Broad stripes and bright stars

By Megan Smith

I’m a bona fide gadget geek, but when it comes to exhibitions, I’m a little more of a skeptic. Though I’ve seen some masterful uses of technology, I’ve also seen too many examples of museums using gizmos just for the sake of using gizmos. I hate that.

What I love is when we can use technology to convey information more elegantly, while sparking your imagination and curiosity. Case in point? The Star-Spangled Banner interactive table.

The interactive table was born from the convergence of a couple of things: an extra nook in the gallery space that became available; an extremely high-resolution image of the flag that was created for research and conservation purposes; and a desire to answer questions you have about the flag while you’re looking at it. We struggled with this last part. As I’ve talked about before, the low light levels in the viewing area make it hard to add labels for you to read without creating all kinds of reflections in the glass that will ruin your ability to see the flag.

Star-Spangled Banner Interactive Table Prototype So, our exhibition designers proposed using the nearby nook and the photo to create an interactive table. The table is a simple Corian surface, fifteen feet wide, four feet deep, and at a ten degree angle (just like the flag!). Two projectors display the high-resolution image of the flag at actual size, while infrared cameras pick up movement on and around the table. A hundred and fifteen hotspots are scattered across the image of the flag, which floats gently across the table. When you touch a hotspot, information pops up—including detailed images, behind-the scenes information, and historical facts. Multiple people can select hotspots at the same time. You can also control the movement of the flag by sliding it in a different direction.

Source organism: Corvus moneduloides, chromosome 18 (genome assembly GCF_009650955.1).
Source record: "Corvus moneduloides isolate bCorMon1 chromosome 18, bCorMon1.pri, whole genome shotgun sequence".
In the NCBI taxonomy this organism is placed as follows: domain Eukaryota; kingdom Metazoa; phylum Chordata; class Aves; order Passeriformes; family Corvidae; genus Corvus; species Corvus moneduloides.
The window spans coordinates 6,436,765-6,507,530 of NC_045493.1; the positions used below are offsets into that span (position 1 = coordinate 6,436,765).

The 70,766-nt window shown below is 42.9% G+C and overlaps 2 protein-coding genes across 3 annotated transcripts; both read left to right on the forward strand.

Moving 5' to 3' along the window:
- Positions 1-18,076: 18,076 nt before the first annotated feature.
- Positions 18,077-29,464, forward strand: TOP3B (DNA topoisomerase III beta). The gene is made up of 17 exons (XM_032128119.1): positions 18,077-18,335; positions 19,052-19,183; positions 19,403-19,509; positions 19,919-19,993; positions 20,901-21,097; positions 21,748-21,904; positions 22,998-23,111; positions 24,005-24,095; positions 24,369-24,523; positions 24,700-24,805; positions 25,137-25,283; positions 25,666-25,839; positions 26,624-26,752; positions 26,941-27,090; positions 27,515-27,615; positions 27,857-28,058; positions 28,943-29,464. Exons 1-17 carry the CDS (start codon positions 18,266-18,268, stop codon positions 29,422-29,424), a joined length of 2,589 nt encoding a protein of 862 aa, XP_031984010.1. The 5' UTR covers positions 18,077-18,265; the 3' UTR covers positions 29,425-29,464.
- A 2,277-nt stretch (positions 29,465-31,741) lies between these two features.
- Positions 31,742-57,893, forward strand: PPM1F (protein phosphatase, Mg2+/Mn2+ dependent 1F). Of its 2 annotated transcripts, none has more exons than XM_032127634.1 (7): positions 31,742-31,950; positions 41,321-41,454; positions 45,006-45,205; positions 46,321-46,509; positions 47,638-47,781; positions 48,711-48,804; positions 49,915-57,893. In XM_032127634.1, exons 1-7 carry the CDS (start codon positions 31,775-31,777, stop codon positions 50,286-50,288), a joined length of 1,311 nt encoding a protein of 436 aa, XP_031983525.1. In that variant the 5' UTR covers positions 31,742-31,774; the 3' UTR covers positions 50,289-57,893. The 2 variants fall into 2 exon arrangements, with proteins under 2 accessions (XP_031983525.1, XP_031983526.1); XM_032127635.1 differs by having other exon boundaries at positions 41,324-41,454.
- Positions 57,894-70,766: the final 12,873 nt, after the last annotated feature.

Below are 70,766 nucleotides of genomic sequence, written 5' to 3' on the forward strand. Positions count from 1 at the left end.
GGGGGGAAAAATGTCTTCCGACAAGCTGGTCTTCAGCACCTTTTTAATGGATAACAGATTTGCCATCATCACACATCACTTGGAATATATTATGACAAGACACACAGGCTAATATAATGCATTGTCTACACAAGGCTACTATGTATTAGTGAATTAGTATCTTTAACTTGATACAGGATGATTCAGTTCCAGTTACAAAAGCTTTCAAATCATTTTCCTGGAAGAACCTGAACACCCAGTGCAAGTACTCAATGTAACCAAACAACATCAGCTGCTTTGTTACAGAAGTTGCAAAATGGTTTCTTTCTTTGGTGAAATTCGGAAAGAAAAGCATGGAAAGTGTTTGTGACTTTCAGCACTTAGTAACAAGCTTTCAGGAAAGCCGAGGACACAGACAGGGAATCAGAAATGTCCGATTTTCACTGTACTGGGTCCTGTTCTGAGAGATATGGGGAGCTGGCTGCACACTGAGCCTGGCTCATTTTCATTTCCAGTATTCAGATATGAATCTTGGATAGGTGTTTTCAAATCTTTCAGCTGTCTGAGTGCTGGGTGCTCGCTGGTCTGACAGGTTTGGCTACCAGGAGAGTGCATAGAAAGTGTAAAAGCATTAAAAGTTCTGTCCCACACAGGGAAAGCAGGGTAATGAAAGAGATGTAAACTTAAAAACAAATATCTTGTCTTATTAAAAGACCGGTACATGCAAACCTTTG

We had the opportunity to test a prototype of the table a few weeks ago, and it left all of us “sophisticated professionals” in awe. You can see the prototype here—it’s half as long as the final table will be. It’s the closest most of us are ever going to get to touching the Star-Spangled Banner. Can’t wait for you to get your hands on it.

Megan Smith is an Education Specialist on the Star-Spangled Banner gallery team.